But the book didn't sell, so Grisham wrote his second novel, The Firm, as "a naked stab at commercial fiction." He tells the story of Mitchell Y. McDeere, Harvard Law, seduced by an $80,000 starting salary and a black BMW into joining a top-drawer law firm that turns out to be a money laundry for the mob. Into this tale Grisham poured his own contempt for corporate lawyers in $1,200 suits who pay for their $245 Cole Haan loafers and solid-cherry desks by billing $300 an hour for 30-hour days. He wrote The Pelican Brief, partly to convince [his wife,] Renée, his most important critic, that he could invent a strong woman. When the world's deadliest terrorist bumps off two Supreme Court justices, it is left to Darby Shaw, a Tulane law student, to figure out a plot the FBI can't—and the White House won't—unravel. It's the quintessential Grisham formula: "You take some horrible, mean, vicious, nasty conspiracy over here," he says. "You put a very sympathetic hero or heroine in the middle of it, you reach a point where their lives are at stake—and you get them out of it."

Not exactly Crime and Punishment? Grisham pleads nolo contendere. He puts on no literary airs. And yet … something seems to be eating him….

"These legal thrillers are driving me nuts," he says, a confession that should give his publishers heartburn. And Oxford bookseller Richard Howorth, whose grandfather once gave Faulkner a D in English, warns literary sourpusses not to do the same with Grisham. "Anyone who dismisses Grisham as 'commercial'," he says, "is making a big mistake."…

For a writer committed to thrills, Grisham practices only safe sex in his prose. "I cannot write about sex," he confesses. At one meeting with his editor in New York, the subject came up, and Renée said, "Johnny can't write about sex. He knows very little about it." Stifling a guffaw, David Gernert, his editor, said, "Don't even try."

So readers love his books, but are they art?

"Oh, there are a few literary snots in town who take shots at me," Grisham says mildly. Vernon Chadwick, professor of English at Ole Miss, argues that the market people in Hollywood and New York have seized on Grisham to water down American culture with the Southern-novel lite. But it isn't that easy. "Marketing can do many things, but it can't just buy a mass readership," says Gary Fisketjon, an editor at Knopf. "Readers detect crassness, the wrong touch." Like trout scrutinizing a badly tied fly, they may rise, but they won't take the offering.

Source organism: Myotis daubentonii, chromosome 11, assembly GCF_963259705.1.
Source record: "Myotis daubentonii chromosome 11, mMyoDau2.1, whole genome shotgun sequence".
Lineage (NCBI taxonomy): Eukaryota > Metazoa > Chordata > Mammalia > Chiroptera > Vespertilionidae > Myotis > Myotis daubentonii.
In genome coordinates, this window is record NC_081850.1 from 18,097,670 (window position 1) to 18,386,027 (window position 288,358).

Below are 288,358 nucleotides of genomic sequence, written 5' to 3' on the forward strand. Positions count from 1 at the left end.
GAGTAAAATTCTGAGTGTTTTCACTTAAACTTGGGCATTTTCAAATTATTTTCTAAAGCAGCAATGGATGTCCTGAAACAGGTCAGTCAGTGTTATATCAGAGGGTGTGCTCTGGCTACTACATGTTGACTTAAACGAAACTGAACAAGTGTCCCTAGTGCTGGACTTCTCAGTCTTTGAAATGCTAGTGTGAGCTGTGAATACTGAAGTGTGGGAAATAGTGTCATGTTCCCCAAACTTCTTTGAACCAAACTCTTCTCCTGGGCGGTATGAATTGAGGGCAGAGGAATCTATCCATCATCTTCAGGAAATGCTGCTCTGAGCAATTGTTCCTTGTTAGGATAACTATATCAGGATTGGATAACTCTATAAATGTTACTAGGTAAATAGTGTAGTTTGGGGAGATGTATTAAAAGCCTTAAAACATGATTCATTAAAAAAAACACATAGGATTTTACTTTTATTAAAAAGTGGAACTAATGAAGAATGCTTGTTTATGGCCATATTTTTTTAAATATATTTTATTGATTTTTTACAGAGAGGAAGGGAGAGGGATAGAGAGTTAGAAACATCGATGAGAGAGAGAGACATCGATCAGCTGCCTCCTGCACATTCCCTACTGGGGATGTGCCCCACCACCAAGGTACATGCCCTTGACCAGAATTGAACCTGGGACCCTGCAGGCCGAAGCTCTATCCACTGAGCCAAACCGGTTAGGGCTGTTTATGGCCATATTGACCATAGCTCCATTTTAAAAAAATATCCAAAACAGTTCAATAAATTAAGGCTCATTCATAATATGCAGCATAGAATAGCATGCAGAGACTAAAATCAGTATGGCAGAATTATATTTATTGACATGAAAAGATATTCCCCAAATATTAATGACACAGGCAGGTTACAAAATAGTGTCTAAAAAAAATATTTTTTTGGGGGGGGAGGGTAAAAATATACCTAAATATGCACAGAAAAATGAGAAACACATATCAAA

Given the abundance of ego and the shortage of cash among so many "real" writers, the astonishing thing is how many around Oxford, where literary matters count, are willing to speak up in Grisham's defense. "I suppose I would have been more sullen if a bad book were taken as serious literary work," says Barry Hannah, whose own Bats Out of Hell, just out from Houghton Mifflin, is superb. "I liked the way John cleared the air." Donna Tartt, the author of The Secret History, who comes from nearby Grenada, observes that Dr. Johnson believed anyone who wrote for any reason but to make money was mad.

Let's not duck the literary issue: artists do something Grisham doesn't. The artist clearly enlightens where the commercial writer entertains. Consider the case of Larry Brown, another Oxford novelist, who tried to go commercial only to wind up an artist in spite of himself. Brown was a captain in the fire department. He once hoped to make a little money moonlighting in literature. Over eight years, he wrote five novels—the first, he says, was about "sex-starved women and man-eating bears in Yellow-stone," an idea that should have turned the trick, but didn't. He also wrote 100 short stories, only to throw them all out before publishing Facing the Music, the collection that established him as one of the South's authentic new voices. In the best writing, Brown discovered, character counts more than plot. That may not have helped his bank account much; but he doesn't hold it against Grisham. "Everybody's glad for what happened to John," he says. "He paid his dues. He works harder than I do."

An astute justification of Grisham comes from Sydney Pollack, who directed the movie of The Firm. "This is a very suspicious, cynical decade," says Pollack. "All bureaucratic authorities are suspect. Part of the reason the book is so successful is you have an Everyman taken advantage of by the authorities and by the experts who are supposed to defend you against the authorities. And he beats them both." [In February 1993] Grisham told a chamber of commerce group that A Time to Kill was his best novel and that he had been going downhill ever since. "Was this wise?" wondered Hannah, for whom Grisham had inscribed a book: "To one of my heroes." The truth is that in the cluttered office Grisham calls "mission control," the only room on his spread that he won't let Renée redecorate, the place where he pins the deadline on the wall once a year, shooing out his son, Ty, 9, and his daughter, Shea, 7, for the duration, Grisham is restless.

Someone once asked him to explain the significance of the fact that where Faulkner, a complicater, invented Yoknapatawpha, Grisham, a simplifier, dreamed up Ford County in A Time to Kill. ("Give me a break," he replied.) Once upon a time, his plan was to alternate one Ford County novel with every thriller. His Ford County ideas brought hems and haws from his agent and editor. The result was a three-book contract with Doubleday that holds him to legal thrillers. Now, he says, "what I'd really like to do is just go back to Ford County and never leave."